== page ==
The Daily Galaxy via Massachusetts Institute of Technology.

Comments

Luckily that event took place so long ago, time to look forward to real discoveries.

Quasars are not far away! Proved by H. Arp

When we assume that they are at cosmic distances, then all manner of problems and contradictions arise.

Roman, that's been debunked to the point that it's embarrassing to even bring it up.

Here is a link to a quick image I made an illustration an idea for a "Solar Powerscope" I'd love if someone more educated in these matters than me could tell me if something like this could be possible... it could be in space or on Earth... i'm not sure if it would be best if it was visible light or infrared...

http://i.imgur.com/YYLJZ.jpg

M.I.T. is not an institution criticizable in hardly as contrite of comments, and probably every discovery they've made have been, "real discoveries." There are three examples above, of phonie intellectuals... Wanting to taste that job-well-done glory, though they couldn't taste it with real scholarship. (lmao)

Anyway, isn't it great fortune that we still had enough time to catch light that was still present in the Universe (specifically our part of it), from the beginning of it? It could have all been shown too soon, but these scientists could catch it!

"(The farther away an object is in space, the older it is.)"

This statement is incorrect and misleading.

I would suggest a change along the lines of:
(The farther away an observed object is in space, the earlier the light was emitted.), or
(Since the speed of light is finite, light from farther away comes from further in the past.)

Big Bang contradicts itself.

Quote 1) “The first stars will form in different spots in the universe … it's not like they flashed on at the same time," says Simcoe.

Quote 2) “Astronomers have attempted to identify the point at which the first stars were born by analyzing light from more distant bodies. Until now, scientists have only been able to observe objects that are less than about 11 billion years old. These objects all exhibit heavy elements, suggesting stars were already plentiful, or at least well established, at that point in the universe's history”.

Quote 3) "[The astrophysics community] sort of hit this wall," says Simcoe, also at MIT's Kavli Institute for Astrophysics and Space Research. "When this [quasar] was discovered, we could sort of leapfrog further back in time and make a measurement that was substantially earlier."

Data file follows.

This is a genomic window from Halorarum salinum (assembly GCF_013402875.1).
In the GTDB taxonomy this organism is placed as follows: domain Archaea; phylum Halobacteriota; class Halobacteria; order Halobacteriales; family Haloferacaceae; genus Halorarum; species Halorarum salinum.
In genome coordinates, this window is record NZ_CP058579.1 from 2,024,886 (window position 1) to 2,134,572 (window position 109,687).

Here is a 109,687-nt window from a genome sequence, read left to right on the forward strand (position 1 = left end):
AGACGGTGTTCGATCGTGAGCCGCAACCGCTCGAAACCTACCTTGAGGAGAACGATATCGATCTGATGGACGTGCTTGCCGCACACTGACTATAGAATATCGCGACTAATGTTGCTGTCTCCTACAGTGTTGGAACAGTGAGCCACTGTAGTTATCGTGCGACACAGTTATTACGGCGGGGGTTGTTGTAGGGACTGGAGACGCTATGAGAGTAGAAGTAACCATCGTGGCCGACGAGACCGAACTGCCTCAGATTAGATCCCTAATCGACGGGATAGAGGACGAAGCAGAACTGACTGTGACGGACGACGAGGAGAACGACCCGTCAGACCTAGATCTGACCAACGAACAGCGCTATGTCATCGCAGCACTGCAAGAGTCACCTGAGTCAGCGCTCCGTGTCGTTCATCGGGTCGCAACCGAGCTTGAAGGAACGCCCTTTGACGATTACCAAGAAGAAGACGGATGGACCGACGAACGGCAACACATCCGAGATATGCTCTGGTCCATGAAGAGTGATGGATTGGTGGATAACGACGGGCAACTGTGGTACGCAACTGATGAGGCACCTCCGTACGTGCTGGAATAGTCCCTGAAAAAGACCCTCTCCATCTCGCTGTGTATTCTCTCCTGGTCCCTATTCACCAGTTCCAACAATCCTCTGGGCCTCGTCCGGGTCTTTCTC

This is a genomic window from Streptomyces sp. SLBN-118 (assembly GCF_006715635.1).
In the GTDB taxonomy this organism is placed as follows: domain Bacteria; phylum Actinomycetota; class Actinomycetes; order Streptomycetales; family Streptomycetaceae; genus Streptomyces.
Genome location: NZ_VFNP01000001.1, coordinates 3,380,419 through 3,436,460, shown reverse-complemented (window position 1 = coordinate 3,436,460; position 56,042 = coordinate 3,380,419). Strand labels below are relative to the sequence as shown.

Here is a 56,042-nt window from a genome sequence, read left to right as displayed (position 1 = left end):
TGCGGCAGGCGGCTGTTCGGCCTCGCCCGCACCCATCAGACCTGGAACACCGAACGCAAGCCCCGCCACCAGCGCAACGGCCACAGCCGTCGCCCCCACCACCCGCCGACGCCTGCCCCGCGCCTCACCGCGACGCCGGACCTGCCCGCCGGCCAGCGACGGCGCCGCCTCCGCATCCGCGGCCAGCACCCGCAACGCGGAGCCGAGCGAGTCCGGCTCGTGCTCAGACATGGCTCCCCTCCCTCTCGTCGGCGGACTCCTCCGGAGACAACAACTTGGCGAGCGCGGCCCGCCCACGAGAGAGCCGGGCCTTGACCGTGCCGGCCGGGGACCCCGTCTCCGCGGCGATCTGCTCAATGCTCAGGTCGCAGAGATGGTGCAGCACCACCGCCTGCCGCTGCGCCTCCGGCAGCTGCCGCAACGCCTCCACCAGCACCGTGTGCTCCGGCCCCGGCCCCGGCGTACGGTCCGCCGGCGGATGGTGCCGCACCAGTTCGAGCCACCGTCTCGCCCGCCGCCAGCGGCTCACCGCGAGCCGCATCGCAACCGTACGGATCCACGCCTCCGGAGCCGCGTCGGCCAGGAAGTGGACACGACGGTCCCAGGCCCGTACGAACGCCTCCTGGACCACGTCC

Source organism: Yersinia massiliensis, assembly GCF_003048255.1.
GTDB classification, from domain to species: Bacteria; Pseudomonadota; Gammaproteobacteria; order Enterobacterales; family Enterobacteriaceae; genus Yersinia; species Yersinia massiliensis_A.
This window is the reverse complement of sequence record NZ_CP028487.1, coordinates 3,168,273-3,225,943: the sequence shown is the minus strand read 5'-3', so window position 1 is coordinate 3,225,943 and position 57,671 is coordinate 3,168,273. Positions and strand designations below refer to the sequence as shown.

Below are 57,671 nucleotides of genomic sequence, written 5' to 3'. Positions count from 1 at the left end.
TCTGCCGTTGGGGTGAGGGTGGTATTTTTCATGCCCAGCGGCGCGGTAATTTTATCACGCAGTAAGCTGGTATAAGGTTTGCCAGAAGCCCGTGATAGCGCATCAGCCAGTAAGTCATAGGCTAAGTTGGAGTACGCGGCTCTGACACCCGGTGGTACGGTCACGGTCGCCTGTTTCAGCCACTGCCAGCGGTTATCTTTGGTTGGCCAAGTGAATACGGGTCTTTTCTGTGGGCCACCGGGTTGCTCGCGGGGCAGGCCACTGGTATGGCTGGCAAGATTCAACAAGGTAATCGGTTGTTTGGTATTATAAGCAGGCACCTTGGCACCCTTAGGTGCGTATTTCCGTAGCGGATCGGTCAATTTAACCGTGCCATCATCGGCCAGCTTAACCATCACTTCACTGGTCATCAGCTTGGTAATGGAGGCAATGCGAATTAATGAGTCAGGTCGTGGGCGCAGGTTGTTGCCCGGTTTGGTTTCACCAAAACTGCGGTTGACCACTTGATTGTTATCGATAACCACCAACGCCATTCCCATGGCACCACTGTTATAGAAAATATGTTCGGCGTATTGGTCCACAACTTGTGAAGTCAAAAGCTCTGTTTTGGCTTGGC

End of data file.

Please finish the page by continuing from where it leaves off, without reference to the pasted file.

AD: Of course “The astrophysics community” hits a wall of contradictions and surprises.

Accordingly to the Big Bang theory the first stars (of hydrogen and helium according to the formation theory) would have been formed closely to the BB-point, but “old stars with heavy elements can be found everywhere” – so this contradicts both the elementary formation theory as well as the Big Bang itself.

- When concentrating on the contradictions, it is very obviously that the formative motions in the observable Universe goes in circuits where all gases and particles also goes in circuits of formation.

The conclusion must therefore be: The Big Bang is wrong and a kind of “Steady State Universe” is right. Stars and galaxies etc. are born and dissolved and born again in the Universe. And the cosmic microwave radiation represents the “cosmic sea”/the aether in which the formation takes place for ever.

Can someone explain why the BB did not just create one ginormous black hole? The density must have been incredible.

Yes, it must have been an incredible density and yes, it is possible that such immense density could have created an ginormous black hole. One theory of a possible 'holographic universe' actually takes this into consideration.

Ian, quite the contrary. Halton Arp's work has been confirmed time & again. The pseudo-skeptics who have attempted to debunk him, however, have been debunked time and again. These MIT scientists should be embarrassed by their incompetence.

Accordingly to the Big Bang theory the first stars (of hydrogen and helium according to the formation theory) would have been formed closely to the BB-point, but “old stars with heavy elements can be found everywhere” – so this contradicts both the elementary formation theory as well as the Big Bang itself.

Simply wanted to say good weblog, that I learn it every now and then.

@O & ged,
If "immense density could have created an ginormous black hole", nothing would have come out from it accordingly to the theories of "black holes" - and therefore the whole Big Bang idea connected to the terms of "density and gravity" is completely contradictive and illogical.


Accordong to latest theory:
"When the universe was just 10E-34 of a second or so old — that is, a hundredth of a billionth of a trillionth of a trillionth of a second in age — it experienced an incredible burst of expansion in which space itself expanded faster than the speed of light."
Wouldn't this sort of lead one to think that the singularity that started the big bang could have, in fact, been a ginormous black hole and it expelled matter fast enough to escape the event hrizon (the schwarzschild radius).
This begs the question: what caused it to expell the "matter"?